Thursday, October 6, 2016

Mythbusters: Pilgrim Edition

Virtually every American knows a Pilgrim myth or two.  It's the kind of thing many of us learn at every Thanksgiving dinner and with every hand-made paper turkey on a school classroom window. I'll have to admit, that when I visited the Pilgrim Hall Museum in Plymouth, MA, I expected more of the same.  The museum opened in 1824 and describes itself as "America's museum of Pilgrim possessions."  But, I was walking by, and decided to visit--and was incredibly surprised at the smart, thoughtful exhibit that deconstructed--that busted those myths--about Pilgrims.

A few examples:   the opening label talks about the Pilgrim story, but doesn't quite give the full hint that some myths are about to be busted.  The mythbusting took two prevalent forms.  First, deconstructing what we believe (and the stories that museums have often told) about objects.  For instance, the spinning wheel above, and label below, which says, "in fact, no spinning wheels recorded in the Colony until the late 1630s."  (no sheep, either).

And here's another one, about a sword. When was the last time you read a label that said, "This is not possible."

The exhibit included reproduction clothing, showing how our ideas about Pilgrims were reflected in the clothes worn and depicted, in films, paintings, and even in museums.  Below, a label from one interpretive era, and clothing from another.

With some objects and images, the labels cleverly paired the mythmaking (Longfellow, you have much to answer for) with quotations from historic documents.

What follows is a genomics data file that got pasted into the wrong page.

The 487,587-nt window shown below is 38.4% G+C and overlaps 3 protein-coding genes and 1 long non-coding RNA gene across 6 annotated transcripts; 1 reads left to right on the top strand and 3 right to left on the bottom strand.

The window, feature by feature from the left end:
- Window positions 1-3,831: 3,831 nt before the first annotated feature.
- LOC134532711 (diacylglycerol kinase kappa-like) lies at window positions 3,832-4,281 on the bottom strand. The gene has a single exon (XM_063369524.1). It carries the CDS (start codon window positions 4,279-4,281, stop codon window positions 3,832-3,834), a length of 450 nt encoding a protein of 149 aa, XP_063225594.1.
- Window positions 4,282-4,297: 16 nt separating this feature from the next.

The romance of laughter and tremulous voices, compared with death and eleven children.  This painting of Thanksgiving gets these contrasting labels.

Note the inclusion of the contemporary voice of Linda Coombs, a member of the Wampanoag nation, on the label, contrasting directly with Sarah Josepha Hale's 19th century voice.

It's the rare museum that takes on busting up its own history.  Consider your own history museum. What stories could benefit from some revision?  Can you do some rethinking that lets your audience into the messy nature of history?  How about a new take on those cows in your community?


William said...

There is a persistent myth that the Mayflower voyage was a religious undertaking. But how about the fact that many of the people on the mayflower weren't religious pilgrims at all? Historians have traditionally sorted them as "saints (separatists) and strangers" - many of them weren't from the Separatist congregation, or were simply the servants of the separatists, were not religiously motivated, such as better-known "strangers" - passengers Stephen Hopkins, John Alden, Priscilla Mullins, Miles Standish, John Howland.

Jeremy Bangs said...

"William" is repeating a myth created largely by the book published in 1945, George Willison's Saints and Strangers. A more nuanced view is found in the analysis of passengers on the "Mayflower" in the book Strangers and Pilgrims, Travellers and Sojourners - Leiden and the Foundations of Plymouth Plantation (GSMD, 2009), which I wrote on the basis of considerably more archival research than Willison had available. 22 of the 102 passengers were not from Leiden. Most of the others were. Those who were not from Leiden were led by Christopher Martin, who held very similar religious beliefs to those of the people from Leiden. So "historians have traditionally sorted them as 'saints'(separatists) and strangers' is merely repeating Willison and promoting it to superior status with the generalized "historians have ..."

Cassidy said...

I'm not sure about the objects with labels that say "this is part of the myth, but inaccurately so" - it seems very likely that a lot of people will remember the spinning wheel and sword being there, but not the labels themselves - but I love the 17th century vs. 19th century label concept!

Jeremy, thank you for expanding on the proportions of saints:strangers, and the religious beliefs of the "strangers". It's not a field I've really looked into - very interesting.